I asked the trooper if he needed me to stick around. He asked if I actually saw the accident and said in could go when I indicated I hadn’t.

I got back on my bike and rolled on, trying to hold it together as I passed a fire truck rolling toward me. A mile later, on a main road again, I saw a cyclist coming at me, one of my friends. He turned around and rode back with me, having just been caught in the rain a couple of miles north of our current position.

I couldn’t shake the look on the guy’s face and the blood pooling up under his head. His praying mantis arms and hands… I said a prayer for him.

I told McMike the story at stop light because I just needed to share it.

I shared it again with my wife when I got home. I Googled “posturing” related to traumatic accidents. It signifies severe brain damage.

Folks, if that motorist had turned in front of me, theres no knowing if I’d survive it. I just know I would have a better chance wearing a helmet. I saw what no helmet looks like, and I don’t want it. Not even a little bit.

My Physician Avoidance and Sanity Stabilizing Unit for Order, Thankfulness, and Levity…

I was down to my cruising weight about two months ago. Now I’m just having fun with it. I figure, why not get light going into Thanksgiving this year. Then I can simply watch what I eat the rest of the winter and I’ll be a lot happier, and lighter, next spring (I let this last winter get me a little bit).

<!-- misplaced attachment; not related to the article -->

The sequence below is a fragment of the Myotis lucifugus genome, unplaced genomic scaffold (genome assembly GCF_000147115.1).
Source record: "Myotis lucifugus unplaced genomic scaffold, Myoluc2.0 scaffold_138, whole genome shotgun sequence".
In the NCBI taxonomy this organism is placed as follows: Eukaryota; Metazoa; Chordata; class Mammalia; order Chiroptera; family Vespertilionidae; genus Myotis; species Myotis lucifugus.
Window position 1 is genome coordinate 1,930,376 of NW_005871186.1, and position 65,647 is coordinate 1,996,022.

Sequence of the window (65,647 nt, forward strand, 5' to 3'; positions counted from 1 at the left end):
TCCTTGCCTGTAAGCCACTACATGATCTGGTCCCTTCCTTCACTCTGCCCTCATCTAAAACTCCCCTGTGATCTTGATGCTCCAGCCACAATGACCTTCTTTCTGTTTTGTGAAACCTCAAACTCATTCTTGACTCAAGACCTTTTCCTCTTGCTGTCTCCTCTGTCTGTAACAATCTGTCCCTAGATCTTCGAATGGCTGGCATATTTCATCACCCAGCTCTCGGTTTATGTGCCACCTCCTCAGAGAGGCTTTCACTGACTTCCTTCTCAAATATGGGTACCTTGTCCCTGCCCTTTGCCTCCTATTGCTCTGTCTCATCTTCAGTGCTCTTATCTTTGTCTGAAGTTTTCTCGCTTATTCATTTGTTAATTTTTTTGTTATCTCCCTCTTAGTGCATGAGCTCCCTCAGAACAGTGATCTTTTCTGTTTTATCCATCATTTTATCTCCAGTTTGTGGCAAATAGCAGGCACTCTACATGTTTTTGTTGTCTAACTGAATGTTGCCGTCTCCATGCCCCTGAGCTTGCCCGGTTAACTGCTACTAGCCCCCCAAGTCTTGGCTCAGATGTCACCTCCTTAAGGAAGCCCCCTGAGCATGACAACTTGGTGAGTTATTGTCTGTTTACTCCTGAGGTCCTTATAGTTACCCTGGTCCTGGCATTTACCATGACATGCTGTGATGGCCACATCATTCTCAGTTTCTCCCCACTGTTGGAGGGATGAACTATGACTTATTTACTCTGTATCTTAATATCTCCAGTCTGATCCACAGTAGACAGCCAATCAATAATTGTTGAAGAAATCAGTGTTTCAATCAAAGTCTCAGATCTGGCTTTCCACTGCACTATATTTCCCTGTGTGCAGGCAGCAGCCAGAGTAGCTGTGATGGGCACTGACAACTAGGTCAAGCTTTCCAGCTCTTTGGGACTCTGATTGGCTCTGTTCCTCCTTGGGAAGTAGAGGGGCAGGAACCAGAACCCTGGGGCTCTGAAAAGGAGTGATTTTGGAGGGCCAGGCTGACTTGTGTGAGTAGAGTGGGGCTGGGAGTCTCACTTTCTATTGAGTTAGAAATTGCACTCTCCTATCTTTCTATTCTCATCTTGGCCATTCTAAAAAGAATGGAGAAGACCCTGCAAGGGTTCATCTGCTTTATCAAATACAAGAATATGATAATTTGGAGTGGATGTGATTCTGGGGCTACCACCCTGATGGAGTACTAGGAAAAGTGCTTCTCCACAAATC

I’ve been losing about a pound a week for the last five weeks since I had my yearly physical and I’ve decided to keep that up.  The doctor’s assistant called a week after the appointment and said my bad cholesterol came back a little high.  She also added that my ratio was good, I just had to watch what I was eating a little more closely.

I took that to heart, of course, and changed how I ate immediately.  I didn’t completely cut the crap tasty food out, I’m simply more mindful about what it is I’m eating most of the time The way I see it, I’m way too active to be a saint all of the time.

The prescription was pretty simple. Eat smarter, more fast miles. Rinse and repeat.  The results have been uplifting, if expected.


Keeping fit, active, healthy, and most important, out of the doctor’s office and the prescription medication trap, is a simple equation on any one of my bikes.  (Eat well + get fit) x ride hard = smile more.

So that brings me to my Physician Avoidance and Sanity Stabilizing Unit for Order, Thankfulness and Levity… or P.A.S.S.U.O.T.L.  

Or pass you on the left…

Ride hard, my friends.  It’s  cheaper than the doctor – and I’d rather cough up the funds for the McLaren* of race bikes than fund my doctor’s vacation home… if you know what I mean

*Or a Ford GT40 if we’re talking about the Trek – if you know your car and race bike history, you know putting the two together is quite accurate, historically speaking.



Another Perfect Tuesday Night – and Another Record Pace for (Some of) the B Group

While it was just a touch windier than we’d like it, the “gusts” barely made it to double digits out of the north.  Also, it had been hot all day but we had some cloud cover that cooled it down to a perfect 80 degrees at ride time.  We had a great group and rolled out with little fanfare after a request from the A Group was conveyed that, should any of us B Group latch on as they passed us in the home stretch, if we would stay to the back and let them cycle through their pace-line so there aren’t any issues, they’d appreciate it.  I laughed when the request was first made last week.  “Hey, do us a favor and let us do all the work, would ya?”  Uh, I didn’t notice any of our group shedding tears as the message was relayed.